The Reactors at Juaragua
|Juragua 1 and 2 are VVER-440 reactors, a type still in use in eastern
Europe, Finland, and the former Soviet Union (table) Further information
on the VVER-440
reactors can be found on the International Nuclear Safety Center Web Site.
"VVER" is the Soviet designation for a pressurized light water moderated reactors, which is designated PWR in western designs. This type of unit is generally regarded as less vulnerable to fire than the RBMK graphite-moderated reactors (LGR) employed at Chernobyl. The number that follows VVER, in this case 440, represents the gross capacity. In the United States, all operable reactors are either of the PWR type or Boiling Water Reactors (BWR). In addition to the PWR type and LGR type in use in Russia and the Ukraine, Russia has one Fast Breeder Reactor.
Juragua units 1 and 2 belong to the “second generation” of the VVER family. Reactors in this generation reflect the “first uniform safety requirements” incorporated by Soviet designers.(1) The “second generation” includes Model V318, a version not generally regarded as meeting western standards but clearly superior to the V230 and to the RBMK type. The VVER-440 Model V318 reactors at Juragua are based on V213. Model V318 added a number of safety features, including a steel-lined concrete dome-shaped structure to inhibit the release of radioactive particles.(2) Excellent diagrams of both the RBMK type reactor and the Model V230 reactor can be viewed in the Nuclear Energy Institute Sourcebook.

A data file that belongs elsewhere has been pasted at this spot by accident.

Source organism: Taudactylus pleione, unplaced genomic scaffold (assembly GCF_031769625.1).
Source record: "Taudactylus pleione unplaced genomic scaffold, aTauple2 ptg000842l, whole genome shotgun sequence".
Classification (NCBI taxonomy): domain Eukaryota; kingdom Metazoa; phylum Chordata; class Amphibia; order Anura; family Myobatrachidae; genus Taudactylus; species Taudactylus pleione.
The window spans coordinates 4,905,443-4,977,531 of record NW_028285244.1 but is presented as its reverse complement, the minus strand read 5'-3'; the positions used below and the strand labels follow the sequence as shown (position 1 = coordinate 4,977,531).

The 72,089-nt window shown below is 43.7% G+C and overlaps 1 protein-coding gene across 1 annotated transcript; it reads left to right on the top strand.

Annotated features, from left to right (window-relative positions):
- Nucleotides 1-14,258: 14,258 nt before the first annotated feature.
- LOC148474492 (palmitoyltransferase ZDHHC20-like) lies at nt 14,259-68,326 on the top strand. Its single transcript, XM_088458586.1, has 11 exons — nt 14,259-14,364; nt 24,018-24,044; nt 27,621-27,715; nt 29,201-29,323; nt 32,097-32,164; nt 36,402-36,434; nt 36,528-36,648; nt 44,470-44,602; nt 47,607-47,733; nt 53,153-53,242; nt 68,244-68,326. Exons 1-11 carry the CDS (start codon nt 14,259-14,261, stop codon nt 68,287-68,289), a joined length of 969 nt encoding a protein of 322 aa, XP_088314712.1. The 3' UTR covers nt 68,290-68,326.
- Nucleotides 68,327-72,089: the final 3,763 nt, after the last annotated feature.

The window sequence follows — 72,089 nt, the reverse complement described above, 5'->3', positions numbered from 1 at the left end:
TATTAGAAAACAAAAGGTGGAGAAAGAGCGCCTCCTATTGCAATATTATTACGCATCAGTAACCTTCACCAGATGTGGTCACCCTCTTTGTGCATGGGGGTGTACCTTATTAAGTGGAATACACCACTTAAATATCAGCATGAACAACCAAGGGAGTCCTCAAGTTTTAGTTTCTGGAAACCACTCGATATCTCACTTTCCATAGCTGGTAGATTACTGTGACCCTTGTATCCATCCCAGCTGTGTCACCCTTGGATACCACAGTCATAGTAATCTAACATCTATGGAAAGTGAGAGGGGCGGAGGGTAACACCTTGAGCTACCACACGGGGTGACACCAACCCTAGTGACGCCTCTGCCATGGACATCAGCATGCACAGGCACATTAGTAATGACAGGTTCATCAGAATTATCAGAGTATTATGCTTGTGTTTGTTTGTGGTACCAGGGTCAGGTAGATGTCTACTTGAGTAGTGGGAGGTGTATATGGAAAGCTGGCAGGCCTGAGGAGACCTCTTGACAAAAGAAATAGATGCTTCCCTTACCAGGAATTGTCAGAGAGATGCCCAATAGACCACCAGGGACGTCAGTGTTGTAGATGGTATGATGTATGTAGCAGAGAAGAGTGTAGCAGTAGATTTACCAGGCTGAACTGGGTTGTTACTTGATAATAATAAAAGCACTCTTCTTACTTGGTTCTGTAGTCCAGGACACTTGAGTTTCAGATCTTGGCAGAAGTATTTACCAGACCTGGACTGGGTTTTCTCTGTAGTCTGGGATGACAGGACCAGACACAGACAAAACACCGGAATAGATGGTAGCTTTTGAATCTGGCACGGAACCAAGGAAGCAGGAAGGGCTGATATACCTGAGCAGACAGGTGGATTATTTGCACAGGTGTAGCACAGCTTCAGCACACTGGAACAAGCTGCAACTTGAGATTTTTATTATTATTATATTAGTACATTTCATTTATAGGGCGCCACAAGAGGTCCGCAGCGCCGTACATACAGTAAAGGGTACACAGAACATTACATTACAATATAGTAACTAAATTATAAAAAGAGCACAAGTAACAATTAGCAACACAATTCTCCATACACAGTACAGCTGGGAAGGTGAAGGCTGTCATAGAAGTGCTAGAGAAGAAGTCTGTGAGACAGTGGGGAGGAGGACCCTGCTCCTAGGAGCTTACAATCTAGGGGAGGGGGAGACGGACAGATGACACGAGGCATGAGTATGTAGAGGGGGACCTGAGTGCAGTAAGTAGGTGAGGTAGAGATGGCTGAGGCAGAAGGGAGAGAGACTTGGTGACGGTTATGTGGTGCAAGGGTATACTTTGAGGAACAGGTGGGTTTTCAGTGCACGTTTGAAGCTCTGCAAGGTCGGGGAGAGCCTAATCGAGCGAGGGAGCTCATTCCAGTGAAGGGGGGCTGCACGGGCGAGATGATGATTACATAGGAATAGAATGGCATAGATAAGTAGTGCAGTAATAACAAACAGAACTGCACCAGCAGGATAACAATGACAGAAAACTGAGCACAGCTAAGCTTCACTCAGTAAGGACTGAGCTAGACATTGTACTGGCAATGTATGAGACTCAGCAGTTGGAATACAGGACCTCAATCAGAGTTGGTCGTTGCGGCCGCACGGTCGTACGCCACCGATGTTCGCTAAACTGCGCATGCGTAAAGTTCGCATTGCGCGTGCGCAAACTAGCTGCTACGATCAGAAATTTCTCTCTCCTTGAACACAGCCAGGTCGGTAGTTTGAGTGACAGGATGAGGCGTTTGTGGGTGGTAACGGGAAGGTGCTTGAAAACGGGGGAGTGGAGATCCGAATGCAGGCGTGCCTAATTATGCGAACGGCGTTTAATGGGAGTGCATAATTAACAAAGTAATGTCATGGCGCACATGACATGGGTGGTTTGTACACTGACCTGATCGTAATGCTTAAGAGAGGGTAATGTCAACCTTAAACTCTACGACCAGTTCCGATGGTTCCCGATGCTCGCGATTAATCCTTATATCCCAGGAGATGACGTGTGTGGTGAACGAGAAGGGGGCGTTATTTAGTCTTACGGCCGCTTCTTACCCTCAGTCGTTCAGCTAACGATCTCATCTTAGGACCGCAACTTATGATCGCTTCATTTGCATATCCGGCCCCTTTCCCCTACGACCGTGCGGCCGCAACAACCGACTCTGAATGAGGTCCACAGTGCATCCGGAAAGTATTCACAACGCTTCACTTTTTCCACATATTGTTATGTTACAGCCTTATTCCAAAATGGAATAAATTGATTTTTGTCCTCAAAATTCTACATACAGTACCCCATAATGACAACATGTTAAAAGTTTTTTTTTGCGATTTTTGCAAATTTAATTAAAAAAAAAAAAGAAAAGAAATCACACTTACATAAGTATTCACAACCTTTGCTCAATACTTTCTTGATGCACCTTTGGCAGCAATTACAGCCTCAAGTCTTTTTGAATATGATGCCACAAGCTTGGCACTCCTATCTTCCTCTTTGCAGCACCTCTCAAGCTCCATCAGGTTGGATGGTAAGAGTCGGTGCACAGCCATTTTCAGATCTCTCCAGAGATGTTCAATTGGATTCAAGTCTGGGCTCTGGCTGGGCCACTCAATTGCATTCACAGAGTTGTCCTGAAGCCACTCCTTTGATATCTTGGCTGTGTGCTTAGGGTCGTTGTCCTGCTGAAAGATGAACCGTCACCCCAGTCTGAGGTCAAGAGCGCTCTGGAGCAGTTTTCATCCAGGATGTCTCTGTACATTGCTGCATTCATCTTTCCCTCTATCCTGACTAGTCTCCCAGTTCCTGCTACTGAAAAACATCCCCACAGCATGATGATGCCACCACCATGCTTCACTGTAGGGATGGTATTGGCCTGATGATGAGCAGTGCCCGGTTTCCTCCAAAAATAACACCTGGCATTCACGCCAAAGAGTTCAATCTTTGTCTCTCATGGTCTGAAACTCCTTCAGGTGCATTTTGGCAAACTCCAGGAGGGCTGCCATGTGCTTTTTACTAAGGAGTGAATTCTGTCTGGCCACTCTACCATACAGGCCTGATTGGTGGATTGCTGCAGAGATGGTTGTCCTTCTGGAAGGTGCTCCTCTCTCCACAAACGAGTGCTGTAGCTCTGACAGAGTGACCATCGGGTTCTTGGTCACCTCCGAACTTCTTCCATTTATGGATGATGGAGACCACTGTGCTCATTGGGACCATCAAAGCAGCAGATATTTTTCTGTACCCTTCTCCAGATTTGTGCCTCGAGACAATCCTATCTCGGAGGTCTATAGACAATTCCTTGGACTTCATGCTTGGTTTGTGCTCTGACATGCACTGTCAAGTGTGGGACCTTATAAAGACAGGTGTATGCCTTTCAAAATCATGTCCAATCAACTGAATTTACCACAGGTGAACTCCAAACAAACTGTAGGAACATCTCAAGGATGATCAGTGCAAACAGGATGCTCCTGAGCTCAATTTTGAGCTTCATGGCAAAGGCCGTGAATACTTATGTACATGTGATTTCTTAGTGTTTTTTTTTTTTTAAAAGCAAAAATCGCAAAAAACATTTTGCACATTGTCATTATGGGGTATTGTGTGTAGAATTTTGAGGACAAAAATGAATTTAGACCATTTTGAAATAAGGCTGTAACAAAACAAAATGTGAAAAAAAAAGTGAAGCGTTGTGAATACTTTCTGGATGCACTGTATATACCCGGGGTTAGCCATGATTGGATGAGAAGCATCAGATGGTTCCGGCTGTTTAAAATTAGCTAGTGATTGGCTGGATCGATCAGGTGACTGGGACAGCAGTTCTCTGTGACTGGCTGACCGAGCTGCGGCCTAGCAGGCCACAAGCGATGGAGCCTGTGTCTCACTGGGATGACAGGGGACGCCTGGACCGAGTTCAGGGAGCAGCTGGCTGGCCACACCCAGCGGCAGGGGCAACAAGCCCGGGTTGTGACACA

In 1989, the U.S. Nuclear Regulatory Commission completed a limited special study that compared the Cuban VVER 440/318s and a somewhat similar U.S. pressurized light water reactor. NRC concluded that both reactors are designed to accommodate similar types of accidents, but it is difficult to determine the relative capability of the different designs to deal with more severe accidents. “An assessment of the actual relative risk of the Cuban plants may well be different, depending on specifics that have not been evaluated and on information we do not have.”
Unlike Chernobyl 4, the VVER-440 incorporates a containment structure to inhibit the release of radioactive materials during a nuclear accident. Lacking such a structure, Chernobyl 4 spewed contaminants into the atmosphere, soil, and groundwater. Juragua’s containment structure is divided into two zones, and this leads to one of the criticisms of the design. If there is a nuclear accident, the top of the structure is weaker than the bottom. “The result of the two-zone system is that while the lower zone is designed to accommodate a maximum over pressure of 1.5 atmospheres, the upper zone can only accommodate a maximum over pressure of 0.5 atmospheres.”(3) By comparison, the VVER-1000, (a newer) Soviet model comparable to western designs, can accommodate 4 atmospheres over pressure throughout.
The Helms Burton Act lists a number of concerns about the Juragua reactors’ design. In Section 111, entitled, “Withholding of Foreign Assistance from Countries Supporting Juragua Nuclear Plant in Cuba,” the Act states:
To ensure accuracy and impartiality, the following testimony on the Nuclear Regulatory Commission's 1989 study of the Juragua design is quoted in its entirety without comment: